Reflections on an intensive yoga teacher training
Every time I am there it is a deep, unexpected and unpredictable journey further into an unknown world.
This time I was deepening my understanding of Himalayan Hatha Yoga, Yogi's style of yoga developed after over 40 years of his own practice and learnings with a number of yoga masters.
As Yogi said during the course, "There is no destination in yoga, it is a journey". The more I practice, the more I learn about myself, the more I perceive and understand my physical, mental, emotional and energetic body, reality, my truth and the more these things transform.
A great part of the course was in practising being a student in every respect. As Yogi said, "Don't let the teachings of your past stop you from growing".
Through his style he encouraged us to continue to be a student, look for the lessons, your limitations and use them to transform, to change for the better.
Every moment of every day offers us an opportunity to learn and to grow if we can be present to it and can be aware of ourselves in the moment.
Everyone in the course was faced at sometime by personal challenges - like the fear of standing up in front of peers and teaching yoga to them for the first time, the challenge of hours of physical practice a day, unexpected illness, foreign food, information overload, giving honest feedback ... and receiving it gracefully.
Yoga is a practice in which we can continue to learn and to practise being present in every moment, becoming more and more aware of our physical body, our thoughts, our emotions and our energy.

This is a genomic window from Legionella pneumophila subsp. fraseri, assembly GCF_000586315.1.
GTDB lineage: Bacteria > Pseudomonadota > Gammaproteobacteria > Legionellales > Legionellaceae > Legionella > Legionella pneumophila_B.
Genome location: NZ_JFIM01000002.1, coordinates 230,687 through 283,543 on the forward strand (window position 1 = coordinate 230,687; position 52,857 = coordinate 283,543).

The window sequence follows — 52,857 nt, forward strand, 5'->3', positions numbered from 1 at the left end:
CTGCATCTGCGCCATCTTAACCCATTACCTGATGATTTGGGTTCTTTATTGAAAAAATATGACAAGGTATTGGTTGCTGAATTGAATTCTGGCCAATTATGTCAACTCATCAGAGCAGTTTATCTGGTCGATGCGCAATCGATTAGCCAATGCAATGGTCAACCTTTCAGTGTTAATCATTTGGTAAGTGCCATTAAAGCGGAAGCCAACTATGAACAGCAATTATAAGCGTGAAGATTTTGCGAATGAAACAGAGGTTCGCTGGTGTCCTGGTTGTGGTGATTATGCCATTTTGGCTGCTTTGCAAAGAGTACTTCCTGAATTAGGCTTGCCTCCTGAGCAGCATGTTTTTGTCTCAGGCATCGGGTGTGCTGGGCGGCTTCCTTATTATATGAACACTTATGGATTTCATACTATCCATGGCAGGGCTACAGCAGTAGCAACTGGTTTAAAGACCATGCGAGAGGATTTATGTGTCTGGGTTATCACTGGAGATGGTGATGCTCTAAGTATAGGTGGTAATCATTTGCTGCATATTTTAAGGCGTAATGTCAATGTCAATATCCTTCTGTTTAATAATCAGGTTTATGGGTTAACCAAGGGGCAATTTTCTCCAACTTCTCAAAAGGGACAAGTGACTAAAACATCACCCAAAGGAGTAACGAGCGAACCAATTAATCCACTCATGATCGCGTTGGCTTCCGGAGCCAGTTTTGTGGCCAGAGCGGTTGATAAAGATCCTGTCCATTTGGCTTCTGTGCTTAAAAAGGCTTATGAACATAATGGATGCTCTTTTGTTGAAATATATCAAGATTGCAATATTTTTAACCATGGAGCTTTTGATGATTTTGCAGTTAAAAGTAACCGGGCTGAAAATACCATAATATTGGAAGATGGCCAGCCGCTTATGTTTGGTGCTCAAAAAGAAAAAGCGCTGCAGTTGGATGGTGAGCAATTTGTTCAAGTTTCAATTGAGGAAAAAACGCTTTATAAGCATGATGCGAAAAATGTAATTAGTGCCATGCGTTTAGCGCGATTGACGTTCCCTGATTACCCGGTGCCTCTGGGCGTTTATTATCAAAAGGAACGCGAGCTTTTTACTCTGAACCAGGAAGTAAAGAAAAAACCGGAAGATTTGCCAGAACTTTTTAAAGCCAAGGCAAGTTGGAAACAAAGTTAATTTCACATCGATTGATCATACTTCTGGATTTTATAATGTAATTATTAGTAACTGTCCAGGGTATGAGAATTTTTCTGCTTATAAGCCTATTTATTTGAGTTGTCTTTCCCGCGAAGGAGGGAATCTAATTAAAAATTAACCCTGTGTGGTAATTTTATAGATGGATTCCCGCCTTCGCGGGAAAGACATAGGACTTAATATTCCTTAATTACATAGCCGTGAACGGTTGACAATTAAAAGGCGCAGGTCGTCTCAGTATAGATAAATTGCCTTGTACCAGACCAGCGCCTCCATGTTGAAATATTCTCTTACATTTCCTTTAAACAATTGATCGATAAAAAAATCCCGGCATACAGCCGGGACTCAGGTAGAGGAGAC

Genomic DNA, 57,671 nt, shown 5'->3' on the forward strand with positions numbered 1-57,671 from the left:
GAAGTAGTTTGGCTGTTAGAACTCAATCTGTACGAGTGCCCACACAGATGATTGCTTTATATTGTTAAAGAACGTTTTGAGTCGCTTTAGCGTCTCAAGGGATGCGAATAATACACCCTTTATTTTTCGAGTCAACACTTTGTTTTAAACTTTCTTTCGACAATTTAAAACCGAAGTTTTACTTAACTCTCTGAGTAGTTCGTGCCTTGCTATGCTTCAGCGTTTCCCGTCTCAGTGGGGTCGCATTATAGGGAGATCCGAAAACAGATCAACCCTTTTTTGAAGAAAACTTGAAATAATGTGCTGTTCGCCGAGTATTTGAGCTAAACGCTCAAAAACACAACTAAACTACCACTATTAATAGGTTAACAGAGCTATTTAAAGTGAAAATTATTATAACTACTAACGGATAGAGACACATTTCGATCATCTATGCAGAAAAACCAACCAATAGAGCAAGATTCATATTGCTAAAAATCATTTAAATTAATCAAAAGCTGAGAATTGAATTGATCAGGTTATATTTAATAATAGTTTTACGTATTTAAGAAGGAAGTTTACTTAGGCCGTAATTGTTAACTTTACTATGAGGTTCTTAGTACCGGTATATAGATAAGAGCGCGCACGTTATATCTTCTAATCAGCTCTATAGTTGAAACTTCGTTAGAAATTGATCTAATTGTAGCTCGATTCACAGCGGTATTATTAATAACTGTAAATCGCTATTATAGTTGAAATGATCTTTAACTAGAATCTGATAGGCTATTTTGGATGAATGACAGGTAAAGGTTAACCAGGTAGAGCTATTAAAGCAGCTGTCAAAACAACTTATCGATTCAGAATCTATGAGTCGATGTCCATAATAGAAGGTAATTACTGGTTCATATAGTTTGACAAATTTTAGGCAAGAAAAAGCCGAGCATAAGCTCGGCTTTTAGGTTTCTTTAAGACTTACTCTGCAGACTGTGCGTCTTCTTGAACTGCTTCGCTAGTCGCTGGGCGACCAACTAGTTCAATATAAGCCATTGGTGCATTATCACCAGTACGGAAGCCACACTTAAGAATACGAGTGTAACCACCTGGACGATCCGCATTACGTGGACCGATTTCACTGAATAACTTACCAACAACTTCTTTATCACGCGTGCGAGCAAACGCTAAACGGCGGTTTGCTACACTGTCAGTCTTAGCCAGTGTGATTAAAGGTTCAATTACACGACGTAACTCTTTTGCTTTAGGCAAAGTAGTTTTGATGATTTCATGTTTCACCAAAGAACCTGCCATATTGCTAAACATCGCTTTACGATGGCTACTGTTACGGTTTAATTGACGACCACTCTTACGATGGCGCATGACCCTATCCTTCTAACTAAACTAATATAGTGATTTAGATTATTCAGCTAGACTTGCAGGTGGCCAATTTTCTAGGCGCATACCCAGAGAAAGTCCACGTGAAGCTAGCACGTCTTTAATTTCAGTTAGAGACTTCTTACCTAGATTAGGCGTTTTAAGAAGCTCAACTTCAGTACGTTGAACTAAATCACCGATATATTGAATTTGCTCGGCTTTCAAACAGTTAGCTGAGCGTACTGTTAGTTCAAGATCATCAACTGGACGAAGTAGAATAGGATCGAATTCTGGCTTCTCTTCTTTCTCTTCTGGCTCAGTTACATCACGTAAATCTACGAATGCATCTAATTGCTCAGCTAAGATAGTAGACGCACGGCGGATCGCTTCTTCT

By listening to the mind-talk while you are on the mat - "I can't do another round of chaturangas, I'm too weak", "I hate chair pose why does he make us hold it for so long? I'll just pull out of it, he won't see me..." - we can examine what is beneath these thoughts. Beliefs around physical and mental weakness? Self-doubt? Anger? Frustration? Disappointment? Where do these come from and what do I do with them? Are they all a part of me? Can I let them go? Where else in my life do they limit me?
These things that come up on the mat are all a part of our mental construct of who we believe we are. Perhaps they are a protection mechanism adopted from childhood or perhaps they are something we acquired in our DNA. But in fact they are just that, mental structures that can be broken down and let go of (overtime). Once broken, we can be freer, we can be more honest with our selves, less fearful and more loving towards ourselves and others.
Becoming a witness to these planes of our existence (physical, mental, emotional, energetic) makes it possible for us see who we are, to see our limits and to choose how we want to be.
Until we become conscious of these we remain unconscious to our patterns and conditioning that bind us in cages preventing us from living our truth, from being truthful to each other and from loving each other and ourselves without fear.
Yoga is not just the asanas, it can be put into practise at any moment in our lives. Yoga is so simple, but so hard to practise!
See you on the mat xx